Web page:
Developing a unit on biotechnology and DNA extraction
Here is an example of a unit of study that relates to the Michigan curriculum, generates interesting in-class conversations, invites families into the classroom and encourages students to talk about what they are learning with their families.
This unit can be taught as part of a broader study of DNA and/or during Black History Month. It lends itself to integration with social studies and English. The purpose of this unit is to teach students about biotechnology and DNA extraction. By situating this study in historical questions, it reinforces students’ understanding of the role science plays in solving problems and presents an authentic context for the study of DNA.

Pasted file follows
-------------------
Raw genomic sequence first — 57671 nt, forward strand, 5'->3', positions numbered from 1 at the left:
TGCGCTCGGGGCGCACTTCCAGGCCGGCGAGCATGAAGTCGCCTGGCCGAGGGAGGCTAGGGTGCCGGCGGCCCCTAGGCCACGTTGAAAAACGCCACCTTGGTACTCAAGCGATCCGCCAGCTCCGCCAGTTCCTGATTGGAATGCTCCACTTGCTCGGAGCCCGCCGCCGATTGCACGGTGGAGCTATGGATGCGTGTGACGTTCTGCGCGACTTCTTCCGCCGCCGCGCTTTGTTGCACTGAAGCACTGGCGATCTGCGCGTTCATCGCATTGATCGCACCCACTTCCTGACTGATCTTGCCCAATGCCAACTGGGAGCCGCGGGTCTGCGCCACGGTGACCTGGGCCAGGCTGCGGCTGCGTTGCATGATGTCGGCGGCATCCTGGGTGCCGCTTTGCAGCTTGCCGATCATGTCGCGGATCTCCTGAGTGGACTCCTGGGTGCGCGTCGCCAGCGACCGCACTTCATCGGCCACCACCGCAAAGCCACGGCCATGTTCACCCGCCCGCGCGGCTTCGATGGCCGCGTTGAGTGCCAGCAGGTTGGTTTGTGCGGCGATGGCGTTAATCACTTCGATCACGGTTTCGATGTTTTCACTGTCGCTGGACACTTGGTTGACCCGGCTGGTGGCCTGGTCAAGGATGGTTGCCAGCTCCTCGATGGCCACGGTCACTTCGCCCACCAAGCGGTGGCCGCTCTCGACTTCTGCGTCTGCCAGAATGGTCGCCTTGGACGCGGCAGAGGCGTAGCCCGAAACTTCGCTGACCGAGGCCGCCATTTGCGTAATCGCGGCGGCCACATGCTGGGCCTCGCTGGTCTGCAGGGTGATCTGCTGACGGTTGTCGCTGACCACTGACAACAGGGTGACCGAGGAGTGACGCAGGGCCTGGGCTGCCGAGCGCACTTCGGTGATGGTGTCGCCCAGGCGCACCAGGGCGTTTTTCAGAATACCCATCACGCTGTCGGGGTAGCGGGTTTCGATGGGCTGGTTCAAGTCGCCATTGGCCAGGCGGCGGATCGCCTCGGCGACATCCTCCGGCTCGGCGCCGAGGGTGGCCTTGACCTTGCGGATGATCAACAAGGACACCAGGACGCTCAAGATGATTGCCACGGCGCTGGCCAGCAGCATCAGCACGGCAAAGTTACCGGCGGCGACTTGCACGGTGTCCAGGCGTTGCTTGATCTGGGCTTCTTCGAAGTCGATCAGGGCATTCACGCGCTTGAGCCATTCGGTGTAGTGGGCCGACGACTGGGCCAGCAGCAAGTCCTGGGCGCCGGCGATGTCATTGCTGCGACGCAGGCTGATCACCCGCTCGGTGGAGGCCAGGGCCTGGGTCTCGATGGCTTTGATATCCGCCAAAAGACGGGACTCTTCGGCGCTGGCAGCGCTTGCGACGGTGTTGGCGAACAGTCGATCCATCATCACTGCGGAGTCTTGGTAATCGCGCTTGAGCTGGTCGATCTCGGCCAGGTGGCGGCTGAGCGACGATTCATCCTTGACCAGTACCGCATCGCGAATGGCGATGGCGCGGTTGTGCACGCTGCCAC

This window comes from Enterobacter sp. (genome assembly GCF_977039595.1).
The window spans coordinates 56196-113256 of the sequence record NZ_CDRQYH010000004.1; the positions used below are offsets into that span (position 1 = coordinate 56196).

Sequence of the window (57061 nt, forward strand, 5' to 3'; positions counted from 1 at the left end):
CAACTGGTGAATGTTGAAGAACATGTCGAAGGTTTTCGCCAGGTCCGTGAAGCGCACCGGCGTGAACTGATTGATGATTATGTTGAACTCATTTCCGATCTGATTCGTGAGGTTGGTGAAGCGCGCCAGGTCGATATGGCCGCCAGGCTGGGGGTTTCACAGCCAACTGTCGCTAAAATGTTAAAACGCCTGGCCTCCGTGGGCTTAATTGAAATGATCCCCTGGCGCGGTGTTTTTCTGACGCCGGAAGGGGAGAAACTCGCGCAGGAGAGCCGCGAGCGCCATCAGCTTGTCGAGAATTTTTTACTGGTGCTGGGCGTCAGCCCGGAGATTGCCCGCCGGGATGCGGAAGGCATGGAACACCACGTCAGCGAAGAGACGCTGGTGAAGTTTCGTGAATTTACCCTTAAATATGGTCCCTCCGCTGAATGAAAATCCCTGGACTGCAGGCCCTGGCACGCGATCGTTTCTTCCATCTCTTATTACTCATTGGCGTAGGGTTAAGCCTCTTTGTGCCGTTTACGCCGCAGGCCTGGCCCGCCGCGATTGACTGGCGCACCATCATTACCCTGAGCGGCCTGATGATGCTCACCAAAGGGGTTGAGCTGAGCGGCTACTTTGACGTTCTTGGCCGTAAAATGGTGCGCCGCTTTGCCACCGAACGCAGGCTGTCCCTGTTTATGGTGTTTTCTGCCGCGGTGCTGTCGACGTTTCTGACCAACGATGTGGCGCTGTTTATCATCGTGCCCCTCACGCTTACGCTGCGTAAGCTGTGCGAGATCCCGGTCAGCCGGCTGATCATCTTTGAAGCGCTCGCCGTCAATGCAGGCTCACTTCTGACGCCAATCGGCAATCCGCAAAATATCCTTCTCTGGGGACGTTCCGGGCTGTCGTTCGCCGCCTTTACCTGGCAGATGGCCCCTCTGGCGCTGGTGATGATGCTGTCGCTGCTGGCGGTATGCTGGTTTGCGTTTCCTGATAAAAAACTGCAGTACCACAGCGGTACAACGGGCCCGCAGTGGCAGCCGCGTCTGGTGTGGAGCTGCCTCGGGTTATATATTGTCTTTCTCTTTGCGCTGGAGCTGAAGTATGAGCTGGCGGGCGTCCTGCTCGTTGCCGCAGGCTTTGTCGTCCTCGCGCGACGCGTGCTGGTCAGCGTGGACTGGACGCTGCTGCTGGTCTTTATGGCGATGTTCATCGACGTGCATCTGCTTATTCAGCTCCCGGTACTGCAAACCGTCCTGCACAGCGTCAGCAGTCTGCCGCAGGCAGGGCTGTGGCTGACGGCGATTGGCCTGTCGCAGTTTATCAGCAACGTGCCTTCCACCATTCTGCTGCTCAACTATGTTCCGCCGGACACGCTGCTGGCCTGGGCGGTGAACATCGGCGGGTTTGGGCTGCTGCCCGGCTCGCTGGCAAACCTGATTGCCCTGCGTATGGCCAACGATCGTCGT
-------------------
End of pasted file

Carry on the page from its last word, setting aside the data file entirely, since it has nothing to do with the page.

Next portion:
Here are some activities you could use in the unit:
Have students research the 18th dynasty of Egypt. There are excellent literature and videos on the subject. Direct students’ attention to King Tut. For information, go to the website http://www.archaeology.org/, and search for Tut. There you will find numerous valuable "Online Features." You can also use PBS's excellent web section, Secrets of the Pharaohs. These sources will help students learn about DNA extraction and the use of biotechnology in solving questions during this dynasty.
You could also do a similar project exploring the relationship between Thomas Jefferson and Sally Hemings. For information go to http://www.pbs.org/. Type in “Jefferson/Hemings” in the search engine and open up one of many articles on the historical ramifications of this possible union.
This type of study lends itself to parent lab days, student involvement and home study. It lets students see a direct link to their future involvement in the sciences.